Managing your finances
If you are facing financial difficulties as a result of the pandemic, we have resources to protect and manage your finances.
What to do if you’re struggling to pay bills
There are ways to get help if you are struggling to pay your bills due to the financial impact of COVID-19. But if you can still pay your bills, you will likely be better off staying on track.
Options when you can’t make payments
If you have trouble paying your bills, loans, or paying on time, there may be a number of options to help, especially if you reach out early to your lenders or creditors.
Before you withdraw money from other sources
If you’re out of work and need income, find out what you should consider before withdrawing from your retirement savings or using home equity to cover expenses.
What to do if you lose your income
In March 2021, Congress passed, and the President signed, legislation providing an additional $300 weekly federal enhancement to all workers entitled to unemployment benefits. The supplement begins after March 14, 2021and ends on September 6, 2021. The legislation also extends the Pandemic Unemployment Assistance program which provides unemployment assistance to the self-employed and gig workers. Contact your state’s unemployment office or program for information or to apply for benefits.
By Executive Order on August 8, 2020, the Federal Emergency Management Agency (FEMA) was authorized to award grants to states and territories to administer as a supplemental unemployment payment. These supplemental payments from FEMA are in addition to unemployment insurance benefit paid by your state and will also be administered through your state and not FEMA. You can to see if your state has been approved to provide this assistance. Check with your to see how to apply for these supplemental payments.
Direct deposit options for unemployment benefits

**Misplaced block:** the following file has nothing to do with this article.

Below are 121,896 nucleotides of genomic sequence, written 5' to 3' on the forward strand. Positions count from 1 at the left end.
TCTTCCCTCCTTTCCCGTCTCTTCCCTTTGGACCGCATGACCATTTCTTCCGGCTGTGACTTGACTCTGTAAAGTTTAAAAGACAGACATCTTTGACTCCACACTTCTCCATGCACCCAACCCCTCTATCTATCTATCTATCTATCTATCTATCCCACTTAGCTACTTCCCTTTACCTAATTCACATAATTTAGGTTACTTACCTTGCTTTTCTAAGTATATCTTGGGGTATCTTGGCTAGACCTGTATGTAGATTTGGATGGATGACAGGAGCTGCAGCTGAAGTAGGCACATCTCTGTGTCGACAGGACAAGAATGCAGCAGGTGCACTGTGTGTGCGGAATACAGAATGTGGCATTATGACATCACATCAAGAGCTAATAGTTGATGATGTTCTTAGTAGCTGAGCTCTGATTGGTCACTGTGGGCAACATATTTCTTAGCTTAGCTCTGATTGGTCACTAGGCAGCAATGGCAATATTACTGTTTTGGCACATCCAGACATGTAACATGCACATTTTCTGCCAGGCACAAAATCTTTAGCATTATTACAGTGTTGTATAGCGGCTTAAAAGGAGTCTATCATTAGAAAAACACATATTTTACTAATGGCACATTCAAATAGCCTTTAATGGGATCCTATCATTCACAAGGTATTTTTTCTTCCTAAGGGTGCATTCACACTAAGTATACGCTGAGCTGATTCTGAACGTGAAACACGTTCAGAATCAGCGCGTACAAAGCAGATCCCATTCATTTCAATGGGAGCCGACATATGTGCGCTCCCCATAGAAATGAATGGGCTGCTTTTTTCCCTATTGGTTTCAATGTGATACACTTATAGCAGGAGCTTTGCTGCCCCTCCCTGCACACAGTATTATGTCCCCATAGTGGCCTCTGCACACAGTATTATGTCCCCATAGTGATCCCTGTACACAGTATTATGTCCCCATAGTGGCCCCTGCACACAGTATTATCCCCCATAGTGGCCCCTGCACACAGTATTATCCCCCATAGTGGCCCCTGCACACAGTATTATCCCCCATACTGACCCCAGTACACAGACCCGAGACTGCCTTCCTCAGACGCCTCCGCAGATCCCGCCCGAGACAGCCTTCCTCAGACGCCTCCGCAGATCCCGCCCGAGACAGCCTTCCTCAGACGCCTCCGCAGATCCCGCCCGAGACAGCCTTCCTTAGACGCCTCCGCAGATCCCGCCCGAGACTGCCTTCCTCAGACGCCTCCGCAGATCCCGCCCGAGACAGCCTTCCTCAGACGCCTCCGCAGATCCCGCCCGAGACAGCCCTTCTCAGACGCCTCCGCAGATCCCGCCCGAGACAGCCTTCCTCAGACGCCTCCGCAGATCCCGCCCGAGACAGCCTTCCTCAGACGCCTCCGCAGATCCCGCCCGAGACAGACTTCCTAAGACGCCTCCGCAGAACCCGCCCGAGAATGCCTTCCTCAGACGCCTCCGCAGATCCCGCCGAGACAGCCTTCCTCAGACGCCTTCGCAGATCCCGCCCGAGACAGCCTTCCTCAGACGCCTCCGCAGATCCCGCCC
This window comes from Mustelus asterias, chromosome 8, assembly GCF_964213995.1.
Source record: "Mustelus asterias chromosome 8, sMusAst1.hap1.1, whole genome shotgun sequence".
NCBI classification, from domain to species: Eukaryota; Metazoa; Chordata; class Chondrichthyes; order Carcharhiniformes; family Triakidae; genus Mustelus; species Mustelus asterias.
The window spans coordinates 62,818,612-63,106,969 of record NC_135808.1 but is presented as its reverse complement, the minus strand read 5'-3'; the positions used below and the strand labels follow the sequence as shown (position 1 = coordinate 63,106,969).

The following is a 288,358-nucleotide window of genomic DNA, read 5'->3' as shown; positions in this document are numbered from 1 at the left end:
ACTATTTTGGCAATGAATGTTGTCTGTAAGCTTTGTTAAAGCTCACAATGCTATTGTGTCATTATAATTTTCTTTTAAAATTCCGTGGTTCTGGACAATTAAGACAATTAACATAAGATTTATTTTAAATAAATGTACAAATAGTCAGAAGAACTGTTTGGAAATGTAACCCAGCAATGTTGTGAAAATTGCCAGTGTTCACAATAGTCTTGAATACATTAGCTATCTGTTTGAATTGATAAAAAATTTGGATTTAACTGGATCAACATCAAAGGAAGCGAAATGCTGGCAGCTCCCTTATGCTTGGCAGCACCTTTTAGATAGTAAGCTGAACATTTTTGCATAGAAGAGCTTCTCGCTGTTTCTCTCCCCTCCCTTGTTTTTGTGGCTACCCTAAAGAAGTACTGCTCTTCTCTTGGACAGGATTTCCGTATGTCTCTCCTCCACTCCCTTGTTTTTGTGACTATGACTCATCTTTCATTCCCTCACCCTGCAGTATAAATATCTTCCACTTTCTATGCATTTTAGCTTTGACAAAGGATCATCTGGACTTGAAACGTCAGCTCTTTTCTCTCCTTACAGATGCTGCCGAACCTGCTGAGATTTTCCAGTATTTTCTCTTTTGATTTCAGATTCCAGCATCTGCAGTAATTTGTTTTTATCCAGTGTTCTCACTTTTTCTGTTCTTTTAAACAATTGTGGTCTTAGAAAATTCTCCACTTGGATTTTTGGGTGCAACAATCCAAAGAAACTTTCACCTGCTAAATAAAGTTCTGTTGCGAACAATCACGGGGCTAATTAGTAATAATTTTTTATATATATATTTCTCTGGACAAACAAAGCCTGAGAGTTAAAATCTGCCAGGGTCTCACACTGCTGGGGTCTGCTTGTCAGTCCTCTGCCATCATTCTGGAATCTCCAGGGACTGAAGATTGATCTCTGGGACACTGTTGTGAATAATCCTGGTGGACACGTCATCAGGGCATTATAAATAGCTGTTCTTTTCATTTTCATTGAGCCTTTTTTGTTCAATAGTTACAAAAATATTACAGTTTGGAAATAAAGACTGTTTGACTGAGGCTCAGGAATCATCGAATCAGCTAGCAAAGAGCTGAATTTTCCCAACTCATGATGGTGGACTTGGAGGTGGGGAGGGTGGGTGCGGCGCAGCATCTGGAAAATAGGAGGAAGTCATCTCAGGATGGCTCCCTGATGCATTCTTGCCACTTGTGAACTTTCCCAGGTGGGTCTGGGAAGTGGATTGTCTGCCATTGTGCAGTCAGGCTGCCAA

Overview of pandemic unemployment benefits, options for how to receive money, value of using direct deposit to receive benefits, how to sign up for direct deposit, info on possible scams, and other tools to help manage money.
4 steps to resolve an unemployment benefits card error due to suspected fraud
- Find contact information for the bank that issued the card. You can generally find the contact information for the bank on the back of the card, when you log into your account online, or with the materials you received with your card.
- Contact the bank right away and let them know that you are having an issue with your card and suspect fraud. You should contact them right away if you suspect fraud on your account. Depending on the circumstances, if you wait too long to report, you could be responsible for more or all of the unauthorized or incorrect charges. Ask them how to file an error notice. If you are having trouble contacting your bank, go to step 4.
- File an error notice with the bank that issued the card. You can do this either by phone or in writing. Some banks may require you to follow up with a written confirmation after you notify them over the phone. If filing in writing, confirm the address where you are mailing your complaint. Once you file a notice, the bank will need to investigate the issue. They will get back to you with information on what was found during their investigation and what the next steps are. The investigation may take up to 45 or 90 days in some circumstances.
- If you can‘t reach your bank, do not hear back, or feel that your issue has not been resolved, you can submit a complaint to the CFPB. We’ll forward it to the bank and work to get you a response.
How to take control of your finances
Deal with debt
There are a number of steps that you can take to help manage debt in the face of the coronavirus pandemic. You can look to your state’s unemployment policies to identify current options for benefits. Your state’s public health office may also have information.
Protect your credit
Your credit reports and scores play an important role in your future financial opportunities. See steps to manage and protect your credit during the COVID-19 (coronavirus) pandemic.
Explore online banking tips
If you’ve been on the fence about doing your banking online or through a mobile app, now is a good time to get started as financial institutions change their branch hours during the COVID-19 pandemic.
Other federal resources to help you protect your finances
Find out how to get emergency financial help from the government if you've been the victim of a disaster. This can include disaster unemployment assistance, special home loans for disaster victims, and disaster tax relief. Read what's included in the Coronavirus Aid, Relief, and Economic Security (CARES) Act.
Personal finance, consumer protection information, and steps for quicker financial relief.
Information on Economic Impact Payments, also referred to by some as stimulus payments, are automatic for most taxpayers.
Frequently asked questions for bank customers impacted by the COVID-19 pandemic and information on scams where imposters are pretending to be FDIC representatives to commit fraud.
Frequently asked questions on bank services and accounts, bank closures or reductions in operating hours due to the COVID-19 pandemic.
Frequently asked questions for federally insured credit unions and their members.